When they finally let Ronnie back in to stand by my side, I calmed down.  I told my doctor I could feel my contractions, so I got another epidural while we waited for the head doctor of the practice to come assist in surgery.  They had also paged a pediatrician to be on hand.

The actual Cesarean was fast.  Ronnie maintained eye contact with me through the whole thing.

And then came that magic moment, the moment I had longed to hear since that first doctor had told me I never would – the moment my son cried.  All of the anxiety of the entire pregnancy and the intensity and confusion of the last hour melted away instantaneously when I heard that beautiful cry.  What relief!

And then…nothing.

I watched in terror as my doctor handed my son to the pediatrician.  After that first cry, he abruptly stopped.  He was purple.  I laid on that table and considered the biggest decision of my life – did I want to hold him if he was dead?

I started hyperventilating.  This is where everything becomes a blur again in my mind.  I was heaving.  My doctor was yelling, “I can’t operate – calm her down!!”  Ronnie was trying to calm me.  I was straining to see my son.  Was he alive?  Still hyperventilating.  My doctor ordering someone to calm me down.  I begged not to be knocked out.  “I promise I’ll calm down!  Please don’t knock me out!”

And that’s the last thing I remember because they sedated me.

 

Max’s Grand Entrance – Part 2 April 22, 2012

Filed under: family,Max,parenting — mandyholbert @ 2:23 pm
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Ronnie met me right away at the nearest computer so we could Google together exactly what “blighted ovum” even meant.  I remember reading together and deciding that we wouldn’t tell anyone what was going on until something actually happened.

Those weeks were full of prayers: “God, if you will let me have this baby, I promise to do my best to raise him to love and serve You.  I will be the mom You want me to be.  You can have him.  Just please, please protect this baby.  Please let me meet him.”

I was a middle school teacher then, and I couldn’t make it through a class without excusing myself to use the restroom.  I didn’t have to go, but the doctor’s words haunted me continuously.  I was so stressed about when I would miscarry, that I kept having the sensation I was bleeding.  My students must have thought I was crazy.  Sometimes I went two or three times during a single class period.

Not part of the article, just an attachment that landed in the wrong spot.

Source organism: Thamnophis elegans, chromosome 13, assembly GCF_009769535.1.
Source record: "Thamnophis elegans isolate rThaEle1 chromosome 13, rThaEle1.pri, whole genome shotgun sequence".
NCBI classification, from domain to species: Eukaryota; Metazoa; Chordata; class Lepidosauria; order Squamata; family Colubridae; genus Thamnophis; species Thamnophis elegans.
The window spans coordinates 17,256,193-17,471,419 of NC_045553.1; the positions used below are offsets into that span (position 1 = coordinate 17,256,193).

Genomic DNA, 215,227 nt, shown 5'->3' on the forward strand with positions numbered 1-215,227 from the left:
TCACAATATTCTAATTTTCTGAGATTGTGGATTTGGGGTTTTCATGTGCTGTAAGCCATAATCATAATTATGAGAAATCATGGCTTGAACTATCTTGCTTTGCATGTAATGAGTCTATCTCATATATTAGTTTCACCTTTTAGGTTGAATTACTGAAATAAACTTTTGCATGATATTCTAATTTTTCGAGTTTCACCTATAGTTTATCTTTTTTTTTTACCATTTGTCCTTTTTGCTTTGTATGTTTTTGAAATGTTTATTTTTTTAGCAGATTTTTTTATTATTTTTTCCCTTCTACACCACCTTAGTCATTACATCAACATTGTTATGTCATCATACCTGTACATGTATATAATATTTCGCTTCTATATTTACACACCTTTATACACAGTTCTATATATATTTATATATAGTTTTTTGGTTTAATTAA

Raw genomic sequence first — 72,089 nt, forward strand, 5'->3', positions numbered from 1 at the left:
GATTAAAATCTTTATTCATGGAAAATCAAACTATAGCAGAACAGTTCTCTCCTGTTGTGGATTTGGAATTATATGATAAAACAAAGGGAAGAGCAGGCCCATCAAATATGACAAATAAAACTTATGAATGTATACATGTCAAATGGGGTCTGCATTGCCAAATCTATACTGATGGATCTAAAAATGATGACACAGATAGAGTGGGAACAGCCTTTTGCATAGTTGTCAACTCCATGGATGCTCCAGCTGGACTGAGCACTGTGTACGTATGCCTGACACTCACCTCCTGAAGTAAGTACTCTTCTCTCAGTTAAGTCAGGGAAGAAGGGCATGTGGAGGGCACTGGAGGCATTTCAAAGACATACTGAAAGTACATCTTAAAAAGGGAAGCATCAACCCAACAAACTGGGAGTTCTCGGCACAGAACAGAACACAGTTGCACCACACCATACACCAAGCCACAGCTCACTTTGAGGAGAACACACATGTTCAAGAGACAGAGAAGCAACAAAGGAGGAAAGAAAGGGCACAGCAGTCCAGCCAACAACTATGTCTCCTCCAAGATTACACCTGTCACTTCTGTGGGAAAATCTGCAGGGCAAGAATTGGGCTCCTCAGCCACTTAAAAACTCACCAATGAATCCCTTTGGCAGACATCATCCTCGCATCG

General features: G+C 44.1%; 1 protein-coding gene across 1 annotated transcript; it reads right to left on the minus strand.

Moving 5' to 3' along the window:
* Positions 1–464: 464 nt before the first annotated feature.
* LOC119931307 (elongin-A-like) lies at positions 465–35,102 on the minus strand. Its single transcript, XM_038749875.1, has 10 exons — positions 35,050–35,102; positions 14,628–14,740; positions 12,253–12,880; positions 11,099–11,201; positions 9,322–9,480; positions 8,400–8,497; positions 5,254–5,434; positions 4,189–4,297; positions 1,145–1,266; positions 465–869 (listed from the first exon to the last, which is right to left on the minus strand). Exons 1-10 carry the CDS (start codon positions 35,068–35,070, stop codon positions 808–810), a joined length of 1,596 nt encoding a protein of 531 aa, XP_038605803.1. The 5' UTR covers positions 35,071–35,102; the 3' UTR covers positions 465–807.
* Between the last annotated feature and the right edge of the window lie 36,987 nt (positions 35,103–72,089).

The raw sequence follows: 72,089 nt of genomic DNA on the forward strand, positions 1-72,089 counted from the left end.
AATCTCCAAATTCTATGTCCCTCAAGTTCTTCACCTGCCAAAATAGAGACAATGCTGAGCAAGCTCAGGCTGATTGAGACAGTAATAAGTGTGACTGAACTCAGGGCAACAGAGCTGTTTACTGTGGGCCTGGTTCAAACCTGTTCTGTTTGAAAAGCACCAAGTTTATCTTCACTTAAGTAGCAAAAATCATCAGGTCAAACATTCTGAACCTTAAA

Finally, after about six weeks of nothing happening, Ronnie convinced me to go to my gynecologist’s office for a second opinion, or at least for a little more information on the time frame we could expect for the miscarriage that hadn’t yet happened.  He went with me this time.  After six weeks of being burdened by such a heavy secret, I was a nervous wreck.

My doctor took me in for another ultrasound as Ronnie held my hand.  We were prepared for the worst and afraid to hope for anything more.

The doctor showed us our baby on the monitor, and I’ll never forget what she said – “I don’t know what that doctor was looking at, but your baby looks perfect.”

What relief!

We put our baby-planning mode into full gear, announcing the pregnancy to everyone except the few family members we had told of the previous doctor’s prognosis.  We could finally rejoice in the anticipation of meeting Kendra’s new little brother or sister!

I was teaching in a small private school that did not offer benefits, and Ronnie was self-employed at this time, so I was making due without medical insurance.  We met with the  manager of the doctor’s office and arranged payment plans to pay for the  visits and delivery.  My delivery with Kendra was so easy and quick, and we were sure this one would be the same.

We ended up paying quite a bit more than the $3500 we were quoted because my gallbladder and this baby didn’t get along, so I had some tests done to rule out gallstones.  Though I didn’t have stones, the entire duration of my pregnancy was a cycle of eating followed by intense pain in my side.

My due date came and went.

The doctor set a date to induce me ten days after my due date.

I spent those ten days trying everything I could to go into labor.  Ronnie and I took his Toyota on the bumpiest road he could find.  I walked miles a day.  I ate anything anyone told me would cause labor.  I even drank castor oil.

Ten days later, I was exhausted (at least I had a purged digestive tract!), and rode to the hospital with Ronnie for what I thought would be a straightforward induction and delivery of my second child.

Boy, was I wrong.